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First look at Simpson and Ryder's Manchester town hall refurb

These are the first images of Ian Simpson and Ryder Architecture’s proposed refurbishment of Manchester’s Grade II*-listed Town Hall Extension and Central Library

These are the first images of the proposed refurbishment of Manchester’s Grade II*-listed Town Hall Extension and Central Library. The scheme is part of a wider £165 million programme to improve customer services and access to the buildings and includes the overhaul of the neighbouring St Peter’s Square, currently subject to an international competition.

Ian Simpson Architects’ proposals for the extension include opening up the lower levels and adding a new customer service centre, café and exhibition spaces. Ryder Architecture’s plans for the library include adding a steel and glass ‘circulation core’ and removing the majority of book stacks below then main hall to create a new ‘welcoming’ basement space beneath.

The team hopes to secure planning permission by the end of the year and for the library to re-open in late 2013.

Ryder Architecture's plans to transform the central library (Manchester) - section

Ryder Architecture’s plans to transform the central library (Manchester) - section

The architects’ view

David Green, project architect at Ian Simpson Architects

 

A key idea has been opening up the courtyard to create connections between different levels and taking natural light through the building. We are also bringing back some spectacular internal spaces, including the grand, curved, stone-lined Payments (Rates) Hall.

The main challenge has been balancing this transformation vision against the historic fabric

However, in many ways, E Vincent Harris’ neo-Gothic design for the Town Hall Extension helps the low-carbon strategy – the high ceilings, large windows, narrow floorplates and heavy masonry and exposed concrete soffits all support natural ventilation.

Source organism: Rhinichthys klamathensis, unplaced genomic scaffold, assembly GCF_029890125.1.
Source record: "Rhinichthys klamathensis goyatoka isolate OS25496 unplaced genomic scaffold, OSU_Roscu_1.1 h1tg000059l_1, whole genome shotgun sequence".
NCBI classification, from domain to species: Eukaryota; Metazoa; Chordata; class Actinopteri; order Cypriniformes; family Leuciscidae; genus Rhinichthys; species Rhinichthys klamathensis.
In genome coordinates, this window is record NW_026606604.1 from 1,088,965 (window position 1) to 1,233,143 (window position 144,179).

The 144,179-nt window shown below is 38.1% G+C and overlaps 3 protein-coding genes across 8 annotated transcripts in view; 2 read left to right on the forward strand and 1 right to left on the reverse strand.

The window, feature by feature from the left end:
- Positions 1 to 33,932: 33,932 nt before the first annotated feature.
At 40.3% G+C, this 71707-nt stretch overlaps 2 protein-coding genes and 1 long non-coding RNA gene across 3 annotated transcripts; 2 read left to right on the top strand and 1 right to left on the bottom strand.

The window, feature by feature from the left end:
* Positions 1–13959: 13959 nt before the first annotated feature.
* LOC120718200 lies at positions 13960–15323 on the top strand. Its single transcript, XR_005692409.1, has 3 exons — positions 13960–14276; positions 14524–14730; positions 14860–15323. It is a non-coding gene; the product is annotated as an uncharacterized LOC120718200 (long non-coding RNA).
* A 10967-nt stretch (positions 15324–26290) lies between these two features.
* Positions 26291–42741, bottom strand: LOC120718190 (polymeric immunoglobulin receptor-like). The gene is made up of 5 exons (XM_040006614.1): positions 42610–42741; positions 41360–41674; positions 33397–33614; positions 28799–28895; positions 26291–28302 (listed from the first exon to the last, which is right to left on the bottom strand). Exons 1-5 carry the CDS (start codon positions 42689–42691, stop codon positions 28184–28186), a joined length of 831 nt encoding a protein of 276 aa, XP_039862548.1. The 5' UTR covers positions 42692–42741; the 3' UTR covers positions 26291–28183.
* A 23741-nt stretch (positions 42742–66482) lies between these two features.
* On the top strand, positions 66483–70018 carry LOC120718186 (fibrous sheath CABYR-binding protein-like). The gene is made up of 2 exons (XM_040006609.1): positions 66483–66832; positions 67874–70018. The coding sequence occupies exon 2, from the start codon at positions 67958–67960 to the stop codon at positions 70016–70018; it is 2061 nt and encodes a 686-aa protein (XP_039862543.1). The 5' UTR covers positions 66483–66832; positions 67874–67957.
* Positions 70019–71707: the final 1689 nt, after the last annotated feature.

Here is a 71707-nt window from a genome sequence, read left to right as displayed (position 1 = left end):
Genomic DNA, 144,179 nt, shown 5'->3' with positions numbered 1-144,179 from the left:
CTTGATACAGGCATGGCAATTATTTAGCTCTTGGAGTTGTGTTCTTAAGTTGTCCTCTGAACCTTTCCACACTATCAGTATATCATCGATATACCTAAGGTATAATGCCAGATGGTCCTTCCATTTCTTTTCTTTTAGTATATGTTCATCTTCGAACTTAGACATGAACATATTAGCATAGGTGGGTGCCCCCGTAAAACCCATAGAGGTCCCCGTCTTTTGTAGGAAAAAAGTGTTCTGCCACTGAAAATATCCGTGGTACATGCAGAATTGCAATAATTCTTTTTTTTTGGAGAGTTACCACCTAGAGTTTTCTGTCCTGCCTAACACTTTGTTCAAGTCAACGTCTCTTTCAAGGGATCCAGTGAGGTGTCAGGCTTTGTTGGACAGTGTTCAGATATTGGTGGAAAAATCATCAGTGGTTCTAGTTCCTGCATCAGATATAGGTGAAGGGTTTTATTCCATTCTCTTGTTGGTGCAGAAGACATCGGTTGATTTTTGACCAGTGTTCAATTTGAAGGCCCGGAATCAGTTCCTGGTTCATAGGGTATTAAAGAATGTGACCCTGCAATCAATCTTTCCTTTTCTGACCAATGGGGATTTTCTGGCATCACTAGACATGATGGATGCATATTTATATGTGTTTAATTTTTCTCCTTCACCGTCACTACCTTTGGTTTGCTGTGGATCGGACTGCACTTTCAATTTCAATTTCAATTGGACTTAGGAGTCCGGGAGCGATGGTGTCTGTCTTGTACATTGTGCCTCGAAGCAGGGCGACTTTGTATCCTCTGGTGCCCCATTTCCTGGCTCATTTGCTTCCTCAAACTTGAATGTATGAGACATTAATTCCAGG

The extension and central library projects have progressed simultaneously, to similar deadlines, and we have enjoyed the collaborative approach to the project and the opportunity to work closely with another architect. It has been interesting, and often enlightening, to see how another designer approaches a similar problem.

Lee Taylor, project architect at Ryder Architecture

The main project drivers are to provide an environment in which visitor numbers can be increased from one to two million per annum and allow greater public access to historic and archive material.

We want the refurbished central library to be a place where people want to be. It will appeal to new and existing users alike and provide increased access to a wider range of material and activities. It will support transformation in the delivery of library and archive services. Through a new, linked, city lending library located within town hall extension and containing modern content and a children’s library, central library will have clarity of purpose as the regional hub for historic and archive material

The building is an intriguing hybrid of 1930s technology and classical architecture, a hallmark of E Vincent Harris’ work. Nothing is quite as it appears; a concealed steel frame is clad internally in Manu marble tile and render giving the appearance of stone, and apparently solid perimeter walls contain air plenums and routing for integrated services distribution.

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